In a May 13 Op Ed column, Forbes magazine declared: “For De-Friending the U.S., Facebook’s Eduard Saverin is an American Hero.”
From that column by John Tamny:
The money that the rich keep for themselves will go to “today’s and tomorrow’s businessmen.”
Throughout, the editorial implies that Americans would be so much happier if only:
- the few taxes now levied on billionaires were abolished, and
- that money stayed firmly in their trustworthy hands.
This utterly ignores the 2008 Wall Street “meltdown,” which occurred following an eight-year period of Republican “hands-off-the-market” regulatory policies.
It also ignores the even more recent loss of at least $2 billion by JPMorgan/Chase bank, in what amounted to a case of legalized gambling.
In addition, it utterly ignores the well-documented pattern of hedonistic and corrupt behavior among the rich. As Robert Payne (1911-1983) the respected British historian warned in his book, The Corrupt Society, in 1975:
There is no chance that the rich will behave in a socially responsible way, writes Payne. They are far more likely to “hold on to their wealth at all costs” than allow any of it to
The rich are so self-absorbed they usually don’t sense the growing resentment of the poor. When revolution breaks out, they call on the police and/or army to protect them. But it’s too late. A new government seizes private wealth and puts it to “the service of the nation.”
“A nation’s wealth is too serious a matter to be left to the wealthy. The riches of a nation belong to us all, to be shared among all for the general welfare,” writes Payne.
Finally, Tamny ignores the dire warning of Niccolo Machiavelli, the father of political science, on the threats posed by the nobility to a republic. (Today’s “nobility” consists of the richest 1% of the American population.)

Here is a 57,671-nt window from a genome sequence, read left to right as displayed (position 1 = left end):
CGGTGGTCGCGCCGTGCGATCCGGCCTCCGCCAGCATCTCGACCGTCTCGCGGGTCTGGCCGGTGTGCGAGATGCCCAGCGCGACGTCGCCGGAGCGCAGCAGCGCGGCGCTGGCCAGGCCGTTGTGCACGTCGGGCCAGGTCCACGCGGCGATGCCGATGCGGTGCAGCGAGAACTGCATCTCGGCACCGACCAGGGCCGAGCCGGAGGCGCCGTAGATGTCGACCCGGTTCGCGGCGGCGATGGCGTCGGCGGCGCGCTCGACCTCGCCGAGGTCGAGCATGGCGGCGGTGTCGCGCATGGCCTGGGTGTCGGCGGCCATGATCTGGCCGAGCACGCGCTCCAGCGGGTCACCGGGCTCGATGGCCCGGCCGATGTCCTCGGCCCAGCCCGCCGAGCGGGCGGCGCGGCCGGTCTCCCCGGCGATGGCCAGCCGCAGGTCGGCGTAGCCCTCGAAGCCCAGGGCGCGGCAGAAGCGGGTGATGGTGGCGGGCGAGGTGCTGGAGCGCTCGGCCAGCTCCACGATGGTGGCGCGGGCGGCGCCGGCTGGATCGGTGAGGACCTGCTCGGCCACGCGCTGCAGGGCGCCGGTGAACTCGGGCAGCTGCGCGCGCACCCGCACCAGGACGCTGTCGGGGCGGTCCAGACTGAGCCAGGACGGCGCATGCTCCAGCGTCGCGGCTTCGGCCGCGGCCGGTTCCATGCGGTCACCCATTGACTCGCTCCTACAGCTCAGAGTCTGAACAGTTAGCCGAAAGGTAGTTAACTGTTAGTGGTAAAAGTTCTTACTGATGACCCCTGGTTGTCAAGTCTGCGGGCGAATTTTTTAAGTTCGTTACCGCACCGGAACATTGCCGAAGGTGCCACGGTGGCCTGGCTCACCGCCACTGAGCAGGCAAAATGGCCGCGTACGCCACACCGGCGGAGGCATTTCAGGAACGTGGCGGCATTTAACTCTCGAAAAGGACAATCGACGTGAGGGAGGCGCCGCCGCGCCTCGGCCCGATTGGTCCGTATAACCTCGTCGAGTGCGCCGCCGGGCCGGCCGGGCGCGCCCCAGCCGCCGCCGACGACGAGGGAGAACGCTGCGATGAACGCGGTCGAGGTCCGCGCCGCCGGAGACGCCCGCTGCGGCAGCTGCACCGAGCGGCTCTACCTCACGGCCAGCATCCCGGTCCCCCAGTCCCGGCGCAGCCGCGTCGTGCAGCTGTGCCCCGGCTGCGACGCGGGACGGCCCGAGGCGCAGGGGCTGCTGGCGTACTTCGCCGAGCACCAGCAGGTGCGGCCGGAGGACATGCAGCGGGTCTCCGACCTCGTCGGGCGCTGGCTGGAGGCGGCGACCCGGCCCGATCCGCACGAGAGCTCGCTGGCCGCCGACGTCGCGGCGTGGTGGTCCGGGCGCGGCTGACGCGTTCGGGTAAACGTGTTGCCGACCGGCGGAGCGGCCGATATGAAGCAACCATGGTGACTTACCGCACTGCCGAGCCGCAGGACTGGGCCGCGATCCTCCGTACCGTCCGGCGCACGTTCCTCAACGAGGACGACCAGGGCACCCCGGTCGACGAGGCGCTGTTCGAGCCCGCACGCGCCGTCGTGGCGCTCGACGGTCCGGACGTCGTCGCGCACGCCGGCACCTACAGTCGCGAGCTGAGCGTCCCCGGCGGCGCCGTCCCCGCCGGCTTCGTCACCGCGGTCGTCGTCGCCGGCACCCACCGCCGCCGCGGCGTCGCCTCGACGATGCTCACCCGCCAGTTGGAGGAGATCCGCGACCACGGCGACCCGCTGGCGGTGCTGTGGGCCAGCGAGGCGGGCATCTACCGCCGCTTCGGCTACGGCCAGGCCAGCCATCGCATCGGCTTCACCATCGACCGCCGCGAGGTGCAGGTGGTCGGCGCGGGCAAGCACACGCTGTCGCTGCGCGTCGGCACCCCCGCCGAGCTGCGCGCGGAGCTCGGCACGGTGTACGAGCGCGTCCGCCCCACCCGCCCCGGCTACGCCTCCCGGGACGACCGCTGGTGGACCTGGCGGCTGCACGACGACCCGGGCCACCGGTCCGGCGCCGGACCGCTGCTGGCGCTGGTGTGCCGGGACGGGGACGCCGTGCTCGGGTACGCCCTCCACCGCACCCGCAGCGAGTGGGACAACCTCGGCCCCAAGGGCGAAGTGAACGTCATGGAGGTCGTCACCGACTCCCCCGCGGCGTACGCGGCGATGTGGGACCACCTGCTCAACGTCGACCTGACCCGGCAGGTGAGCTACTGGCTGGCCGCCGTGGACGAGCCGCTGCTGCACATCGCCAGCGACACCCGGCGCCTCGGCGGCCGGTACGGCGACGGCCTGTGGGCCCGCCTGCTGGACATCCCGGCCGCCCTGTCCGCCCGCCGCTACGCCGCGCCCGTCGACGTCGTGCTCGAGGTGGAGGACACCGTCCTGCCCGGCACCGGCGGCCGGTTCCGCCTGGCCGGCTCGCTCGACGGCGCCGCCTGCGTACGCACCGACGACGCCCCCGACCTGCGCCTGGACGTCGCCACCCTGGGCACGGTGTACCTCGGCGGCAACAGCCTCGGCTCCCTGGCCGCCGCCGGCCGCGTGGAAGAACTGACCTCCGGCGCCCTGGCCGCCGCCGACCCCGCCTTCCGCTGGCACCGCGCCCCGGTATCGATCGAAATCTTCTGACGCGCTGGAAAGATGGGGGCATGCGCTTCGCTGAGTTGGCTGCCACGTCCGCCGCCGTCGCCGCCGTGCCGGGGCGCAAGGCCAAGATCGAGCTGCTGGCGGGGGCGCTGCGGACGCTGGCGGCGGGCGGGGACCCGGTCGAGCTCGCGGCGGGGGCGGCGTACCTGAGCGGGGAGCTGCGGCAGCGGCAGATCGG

In The Prince, he writes:
“…It is impossible to satisfy the nobility by fair dealing and without inflicting injury upon others, whereas it is very easy to satisfy the mass of the people in this way.
“For the aim of the people is more honest than that of the nobility, the latter desiring to oppress, and the former merely to avoid oppression….
“The worst that a prince has to expect from a hostile people is to be abandoned. But from hostile nobles he has to fear not only desertion but their active opposition.”
The Forbes column ends with this salute:
“Let’s raise a glass to Eduard Saverin.”
Forbes‘ editors might just as well have invited Americans to “raise a glass” to Benedict Arnold.
In 1778, Arnold, a trusted hero of the American Revolution, sought to “better himself” by “de-friending” America in his own way. He offered to betray West Point and its 3,000 defenders to the British for 20,000 pounds (about $1 million today).
“He’s a true American hero.”
If this is true, America has traveled a long way from the most famous line of John F. Kennedy’s Inaugral Address:
“Ask not what your country can do for you, ask what you can do for your country.”
And from these words spoken by Robert F. Kennedy on March 18, 1968, during hs brief candidacy for the Presidency:
“Too much and for too long, we seemed to have surrendered personal excellence and community values in the mere accumulation of material things. Our Gross National Product now is over $800 billion a year….
“Yet the Gross National Product does not allow for the health of our children, the quality of their education or the joy of their play. It does not include the beauty of our poetry or the strength of our marriages, the intelligence of our public debate or the integrity of our public officials.
“It measures neither our wit nor our courage, neither our wisdom nor our learning, neither our compassion nor our devotion to our country.
“It measures everything, in short, except that which makes life worthwhile. And it can tell us everything about America except why we are proud that we are Americans.”
And if Eduardo Saverin is a “true American hero,” America has traveled a long way–downhill–from the patriotism of Stephen Decatur.
It was Decatur, the naval hero of the War of 1812, who famously said: “Our country, right or wrong.”
Billionaire traitors like Eduardo Saverin have coined their own motto. And so have their traitor-loving cronies like Rush Limbaugh, Grover Norquist and the editors of Forbes:
“My wallet–first and always.”